A group of Microsoft researchers just presented a paper about a concept called BrowseRank that could really shake up the search landscape.

As the name implies, BrowseRank is Microsoft’s new take on Google’s PageRank algorithm — namely, the method Google uses to rank pages in its search results, based primarily on links. Obviously, Google’s approach is pretty darn effective, and must be grappled with by any company hoping to make money on the Web. But there are flaws, says a team of Microsoft researchers based in China. For one thing, it’s so easy to make a link that sites try to trick Google by creating things like link farms to boost their ranking. For another, links don’t tell you how long a user looked at a page, or how valuable the page was to them.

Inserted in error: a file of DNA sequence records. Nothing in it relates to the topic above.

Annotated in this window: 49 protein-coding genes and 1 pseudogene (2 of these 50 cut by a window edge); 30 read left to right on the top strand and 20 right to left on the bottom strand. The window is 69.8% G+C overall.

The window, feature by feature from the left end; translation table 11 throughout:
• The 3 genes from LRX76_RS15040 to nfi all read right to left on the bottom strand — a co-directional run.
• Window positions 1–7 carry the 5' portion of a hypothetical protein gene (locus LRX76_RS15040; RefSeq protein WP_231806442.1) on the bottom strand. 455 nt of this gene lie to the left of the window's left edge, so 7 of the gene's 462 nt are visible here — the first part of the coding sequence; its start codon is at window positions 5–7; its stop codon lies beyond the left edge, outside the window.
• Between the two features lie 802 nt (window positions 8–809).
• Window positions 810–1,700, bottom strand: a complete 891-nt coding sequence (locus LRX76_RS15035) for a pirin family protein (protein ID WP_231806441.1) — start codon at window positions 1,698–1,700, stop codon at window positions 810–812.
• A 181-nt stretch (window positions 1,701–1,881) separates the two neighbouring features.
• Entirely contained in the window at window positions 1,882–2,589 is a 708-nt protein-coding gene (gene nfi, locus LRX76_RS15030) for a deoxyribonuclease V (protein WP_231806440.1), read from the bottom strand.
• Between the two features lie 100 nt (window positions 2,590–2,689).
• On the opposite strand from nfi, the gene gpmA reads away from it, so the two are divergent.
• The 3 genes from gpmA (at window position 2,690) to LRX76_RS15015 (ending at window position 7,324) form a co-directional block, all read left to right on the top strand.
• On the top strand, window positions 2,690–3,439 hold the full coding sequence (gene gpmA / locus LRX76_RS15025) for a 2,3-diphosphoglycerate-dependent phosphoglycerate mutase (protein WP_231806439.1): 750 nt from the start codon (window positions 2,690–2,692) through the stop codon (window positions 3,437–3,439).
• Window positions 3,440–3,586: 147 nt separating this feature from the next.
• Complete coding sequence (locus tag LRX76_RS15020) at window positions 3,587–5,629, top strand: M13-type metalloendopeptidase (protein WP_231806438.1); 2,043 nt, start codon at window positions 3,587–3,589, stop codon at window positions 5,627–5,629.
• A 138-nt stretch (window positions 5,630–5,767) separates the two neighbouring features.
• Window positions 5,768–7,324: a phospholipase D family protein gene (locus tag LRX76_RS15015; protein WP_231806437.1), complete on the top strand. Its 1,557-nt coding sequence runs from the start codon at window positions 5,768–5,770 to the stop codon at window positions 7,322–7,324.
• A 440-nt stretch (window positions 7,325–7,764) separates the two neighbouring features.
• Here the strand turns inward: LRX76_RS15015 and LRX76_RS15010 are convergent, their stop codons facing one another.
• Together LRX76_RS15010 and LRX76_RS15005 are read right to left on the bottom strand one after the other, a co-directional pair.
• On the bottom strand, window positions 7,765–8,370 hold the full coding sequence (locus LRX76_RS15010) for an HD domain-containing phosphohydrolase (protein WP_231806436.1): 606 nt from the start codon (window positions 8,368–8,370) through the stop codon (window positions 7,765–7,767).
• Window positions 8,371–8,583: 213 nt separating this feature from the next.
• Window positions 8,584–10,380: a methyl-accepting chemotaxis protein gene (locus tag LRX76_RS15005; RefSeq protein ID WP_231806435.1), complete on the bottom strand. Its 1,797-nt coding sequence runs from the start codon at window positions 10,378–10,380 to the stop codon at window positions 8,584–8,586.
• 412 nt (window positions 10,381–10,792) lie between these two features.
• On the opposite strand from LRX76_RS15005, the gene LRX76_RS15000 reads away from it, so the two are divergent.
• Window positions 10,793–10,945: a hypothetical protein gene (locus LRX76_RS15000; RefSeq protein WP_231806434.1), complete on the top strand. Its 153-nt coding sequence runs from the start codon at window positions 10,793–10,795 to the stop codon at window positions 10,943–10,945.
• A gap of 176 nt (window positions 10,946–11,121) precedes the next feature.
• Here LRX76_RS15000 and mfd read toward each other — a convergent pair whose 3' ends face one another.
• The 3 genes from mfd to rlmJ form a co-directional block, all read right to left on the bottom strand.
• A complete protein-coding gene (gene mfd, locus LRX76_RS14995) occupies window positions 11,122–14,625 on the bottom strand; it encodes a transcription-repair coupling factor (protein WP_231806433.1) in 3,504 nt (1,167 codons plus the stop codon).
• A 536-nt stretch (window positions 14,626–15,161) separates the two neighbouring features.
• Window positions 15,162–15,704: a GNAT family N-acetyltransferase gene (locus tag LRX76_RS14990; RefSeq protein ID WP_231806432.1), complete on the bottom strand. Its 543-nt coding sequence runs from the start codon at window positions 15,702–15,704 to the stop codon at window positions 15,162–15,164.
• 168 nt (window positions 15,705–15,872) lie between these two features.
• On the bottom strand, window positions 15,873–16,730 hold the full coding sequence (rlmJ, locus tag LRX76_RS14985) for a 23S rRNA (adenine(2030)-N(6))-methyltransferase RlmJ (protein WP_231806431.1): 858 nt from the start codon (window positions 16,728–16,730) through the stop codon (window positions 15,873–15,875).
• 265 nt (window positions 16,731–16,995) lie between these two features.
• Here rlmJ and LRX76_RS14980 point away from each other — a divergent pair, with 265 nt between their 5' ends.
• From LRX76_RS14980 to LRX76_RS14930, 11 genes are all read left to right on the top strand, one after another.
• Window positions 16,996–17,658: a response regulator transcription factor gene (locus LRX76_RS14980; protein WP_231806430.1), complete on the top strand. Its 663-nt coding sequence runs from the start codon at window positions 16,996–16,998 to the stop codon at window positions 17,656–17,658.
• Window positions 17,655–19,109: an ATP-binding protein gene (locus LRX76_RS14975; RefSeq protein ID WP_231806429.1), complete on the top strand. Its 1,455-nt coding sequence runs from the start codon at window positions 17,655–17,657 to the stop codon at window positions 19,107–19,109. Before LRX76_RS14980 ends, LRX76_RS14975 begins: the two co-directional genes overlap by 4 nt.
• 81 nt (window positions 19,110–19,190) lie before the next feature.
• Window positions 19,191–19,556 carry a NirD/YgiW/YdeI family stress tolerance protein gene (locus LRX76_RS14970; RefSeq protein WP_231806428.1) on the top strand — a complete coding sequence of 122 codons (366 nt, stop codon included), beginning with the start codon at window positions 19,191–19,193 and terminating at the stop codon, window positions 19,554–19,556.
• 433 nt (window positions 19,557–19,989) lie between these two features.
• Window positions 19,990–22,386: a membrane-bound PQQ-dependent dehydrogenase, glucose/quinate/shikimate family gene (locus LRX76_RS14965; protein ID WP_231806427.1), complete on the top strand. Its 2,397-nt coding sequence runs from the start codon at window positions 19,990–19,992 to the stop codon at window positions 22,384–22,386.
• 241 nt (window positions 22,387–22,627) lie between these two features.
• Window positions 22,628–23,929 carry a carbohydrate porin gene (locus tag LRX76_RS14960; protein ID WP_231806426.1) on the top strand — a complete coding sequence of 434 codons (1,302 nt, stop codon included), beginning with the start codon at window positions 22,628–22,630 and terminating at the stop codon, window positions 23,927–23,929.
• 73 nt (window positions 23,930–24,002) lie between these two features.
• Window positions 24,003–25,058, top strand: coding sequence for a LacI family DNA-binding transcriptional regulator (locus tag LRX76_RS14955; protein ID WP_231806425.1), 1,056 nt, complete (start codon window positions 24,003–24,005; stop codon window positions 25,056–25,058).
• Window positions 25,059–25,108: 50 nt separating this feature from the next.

That’s where BrowseRank comes in. Instead of using PageRank’s “link graph,” the new ranking system would use a “user browsing graph.” By visiting a page and spending a lot of time on it, users would be implicitly “voting” for the pages that deserved to be ranked more highly.

It’s a compelling idea, albeit a scary one, since it would upend the way companies get attention online. (A Google spokesperson told CNET that PageRank is only one of more than 200 “signals” used to determine a site’s rank.) Microsoft is also trying to improve its MSN Search service in other ways, most notably with the recent acquisition of semantic search company Powerset. If Microsoft can actually make good on some of the promise behind these deals and ideas, it might be able to reverse MSN Search’s slide towards irrelevance. In the long-term, I certainly think that improving its technology is a much better strategy than offering to pay people to use its search engine.

Of course, there’s a huge gap between an academic paper and an actual product. But hey, that’s how Google started.